LGBTQ rights, OC Pride, Grand Marshal Duron and Masterpiece Cakeshop!


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One probably shouldn’t expect OC Pride’s 2018 Grand Marshal, C.J. Duron  to comment extensively on the implications of Masterpiece Cakeshop v. the Colorado Civil Rights Commission (2018) .  He is 11 years old, after all.

For myself, my head is with Kagan (58 years old) and Breyer (79 years old), my heart with the dissent of Ginsburg (85 years old) and Sotomayor (63 years old), and the tension painful. The swing vote here, Anthony Kennedy (81 years old) sought to thread a needle: to protect the rights of a baker in the least destructive mechanism possible for his overall legacy in defense of LGBTQ rights.  Essentially, Kennedy’s opinion rules on behalf of the bakery, whose owner refused to make a wedding cake for a same sex couple’s marriage, and against the Colorado Civil Rights Commission, because in Kennedy’s view, the commission was prejudicial when they said things like “it’s despicable if religion is used to justify discrimination.”

This case is a blip on Kennedy’s legacy with respect to LGBTQ rights, which opens with him invalidating one Colorado Constitutional provision in 1996 (a provision barring homosexuals the right to bring discrimination claims) in Romer v. Evans, and may well end with him invalidating another Colorado decision.  And despite this latest judgment, Marshal Duron may still get a birthday cake from Masterpiece Cakeshop for his 12th birthday if he so desires.  Just not a wedding cake. Which he won’t need for quite a while.  Because he’s still 11.

Kennedy’s legacy will always come down to Lawrence v. Texas (2003) – which invalidated every criminal sodomy law against consenting adults (laws that were seldom enforced against anyone except LGBTQ individuals), and U.S. v. Windsor (2010), which rendered the ‘Defense of Marriage Act’ unconstitutional.  Oh, something else happened in 2010 as well: the House and Senate were taken back by Republicans.

With his vote in today’s opinion, Husted, Ohio Secretary of State v. Randolph Institute (2018) Kennedy may have just set the stage for all his legacy to come undone.  Husted upheld Ohio’s voter purge process, whereby the any person who refuses to vote may be removed from the voter rolls if that person fails to send in a note to the regristrar in time.  Anyone struck in Ohio cannot register on the same day and cast a provisional ballot, like they can in California (and few other states).  To register, most voters need proof of residency – a drivers license, a utility bill, etc.  That’s not always so easily achieved (e.g., for spouses who don’t have bills in their own names, for subtenants living in a shared household with other occupants, for people who move regularly due to work).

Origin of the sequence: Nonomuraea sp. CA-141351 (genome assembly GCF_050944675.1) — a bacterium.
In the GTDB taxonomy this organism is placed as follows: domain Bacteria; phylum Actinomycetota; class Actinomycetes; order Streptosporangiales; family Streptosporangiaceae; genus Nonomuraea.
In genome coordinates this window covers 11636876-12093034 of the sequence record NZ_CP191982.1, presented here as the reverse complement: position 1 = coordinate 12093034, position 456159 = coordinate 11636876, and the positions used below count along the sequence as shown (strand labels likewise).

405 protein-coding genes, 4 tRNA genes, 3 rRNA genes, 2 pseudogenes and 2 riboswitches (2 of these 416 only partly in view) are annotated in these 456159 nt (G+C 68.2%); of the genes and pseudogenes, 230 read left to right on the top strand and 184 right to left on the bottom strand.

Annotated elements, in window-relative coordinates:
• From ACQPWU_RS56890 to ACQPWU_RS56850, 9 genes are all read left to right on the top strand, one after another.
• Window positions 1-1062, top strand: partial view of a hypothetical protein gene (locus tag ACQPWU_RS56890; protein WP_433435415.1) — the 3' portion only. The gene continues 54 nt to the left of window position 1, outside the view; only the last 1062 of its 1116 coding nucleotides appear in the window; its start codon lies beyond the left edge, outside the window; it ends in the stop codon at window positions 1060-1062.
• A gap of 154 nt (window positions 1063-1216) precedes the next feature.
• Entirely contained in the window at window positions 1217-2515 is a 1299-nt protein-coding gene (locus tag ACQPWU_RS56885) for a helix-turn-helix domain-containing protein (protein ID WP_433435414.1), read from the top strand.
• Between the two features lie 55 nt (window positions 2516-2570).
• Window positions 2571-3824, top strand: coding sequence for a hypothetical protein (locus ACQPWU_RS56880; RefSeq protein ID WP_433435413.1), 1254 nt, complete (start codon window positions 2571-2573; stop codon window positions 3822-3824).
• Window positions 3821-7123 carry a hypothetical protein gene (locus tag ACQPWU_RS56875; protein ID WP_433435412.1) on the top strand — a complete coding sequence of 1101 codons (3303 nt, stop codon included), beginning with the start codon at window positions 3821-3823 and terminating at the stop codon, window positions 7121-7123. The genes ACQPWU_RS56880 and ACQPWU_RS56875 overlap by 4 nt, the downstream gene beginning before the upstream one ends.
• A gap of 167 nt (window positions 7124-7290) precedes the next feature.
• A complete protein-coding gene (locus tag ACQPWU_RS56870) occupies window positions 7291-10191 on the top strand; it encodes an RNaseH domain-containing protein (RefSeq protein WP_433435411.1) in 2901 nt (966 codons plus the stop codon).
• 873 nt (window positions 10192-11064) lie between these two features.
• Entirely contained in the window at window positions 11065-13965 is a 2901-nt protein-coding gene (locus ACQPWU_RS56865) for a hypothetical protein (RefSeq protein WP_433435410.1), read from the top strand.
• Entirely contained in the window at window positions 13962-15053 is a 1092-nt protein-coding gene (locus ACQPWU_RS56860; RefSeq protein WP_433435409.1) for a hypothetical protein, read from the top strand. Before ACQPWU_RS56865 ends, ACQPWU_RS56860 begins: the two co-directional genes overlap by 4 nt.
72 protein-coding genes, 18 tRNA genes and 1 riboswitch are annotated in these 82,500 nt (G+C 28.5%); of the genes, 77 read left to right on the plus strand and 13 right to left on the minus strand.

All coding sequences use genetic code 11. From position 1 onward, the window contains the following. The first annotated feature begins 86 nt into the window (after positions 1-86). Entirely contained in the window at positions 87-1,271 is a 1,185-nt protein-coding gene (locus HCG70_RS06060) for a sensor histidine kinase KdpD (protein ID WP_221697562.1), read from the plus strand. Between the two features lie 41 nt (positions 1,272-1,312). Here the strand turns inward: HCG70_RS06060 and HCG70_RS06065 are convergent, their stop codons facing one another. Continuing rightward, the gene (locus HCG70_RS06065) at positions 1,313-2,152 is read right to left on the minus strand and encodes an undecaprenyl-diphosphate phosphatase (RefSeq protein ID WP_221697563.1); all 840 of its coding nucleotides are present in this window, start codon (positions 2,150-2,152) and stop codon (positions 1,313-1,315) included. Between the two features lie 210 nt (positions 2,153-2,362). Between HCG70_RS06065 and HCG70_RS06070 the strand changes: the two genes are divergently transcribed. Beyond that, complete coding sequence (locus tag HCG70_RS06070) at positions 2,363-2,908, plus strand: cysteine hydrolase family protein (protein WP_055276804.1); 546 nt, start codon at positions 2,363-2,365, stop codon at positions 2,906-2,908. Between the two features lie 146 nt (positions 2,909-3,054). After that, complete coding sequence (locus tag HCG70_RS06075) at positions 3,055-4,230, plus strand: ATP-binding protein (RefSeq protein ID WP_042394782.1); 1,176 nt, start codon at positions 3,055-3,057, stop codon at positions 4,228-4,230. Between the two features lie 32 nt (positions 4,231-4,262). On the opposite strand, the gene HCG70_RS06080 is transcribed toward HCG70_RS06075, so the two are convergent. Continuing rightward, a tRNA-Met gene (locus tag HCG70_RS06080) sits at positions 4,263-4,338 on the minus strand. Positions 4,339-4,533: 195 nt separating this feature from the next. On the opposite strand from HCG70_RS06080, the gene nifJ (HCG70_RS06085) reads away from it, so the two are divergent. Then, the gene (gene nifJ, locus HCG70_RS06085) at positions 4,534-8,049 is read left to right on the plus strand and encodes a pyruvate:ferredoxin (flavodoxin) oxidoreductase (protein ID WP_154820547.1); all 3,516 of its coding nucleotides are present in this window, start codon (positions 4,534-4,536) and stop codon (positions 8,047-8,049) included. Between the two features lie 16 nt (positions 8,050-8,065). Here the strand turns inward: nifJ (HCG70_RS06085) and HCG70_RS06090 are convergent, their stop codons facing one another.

In the event of a SNAFU (like Los Angeles’ printing error last week that deleted 118,000 voters from the rolls), Ohio voters may have no remedy whatsoever.  And it’s sort of an iron law of elections: stuff goes wrong, SNAFUs happen.  They happen more often to poorer voters…

In February 2016, Antonin Scalia passed away from the Supreme Court.  Mitch McConnell determined to block any nominee Barack Obama proposed, regardless of qualifications – a novel assertion of partisan power arising from a majority.  In 2018, 35 seats on the Senate are up, with 26 held by Democrats or Democratic-aligned Senators, and only 9 by Republican.  Ten Democrats run in states that voted for Donald Trump in 2016.  Oh, and McConnell plans to continue the Senate’s role into summer.  To fill vacancies to the courts? Or to keep Democrats in competitive races in Washington longer?

Absent a ‘magical blue wave,’ there’s great reason to expect that the Senate majority that has governed since 2010 will continue.  But just in case a ‘magical blue wave’ starts swelling, McConnell can easily defend his majority with a carefully orchestrated set of purges, and thus ensure the Supreme Court looks quite different in a few years time than it does today.

So…what ought Marshal Duron do in next week’s OC Pride Week festivals about this looming threat?  Ideally, he’ll do what LGBTQ Pride Organizers ask of him: smile, wave, be brave, and do his best to enjoy the parade.  The bigger problems are a task for the rest of us to work on, for now.  But looking at this 11 year old Grand Marshal, perhaps we can share a grim smile at how the world is changed from that he was born into, for him, probably for the better.  Many of those changes are worth defending.


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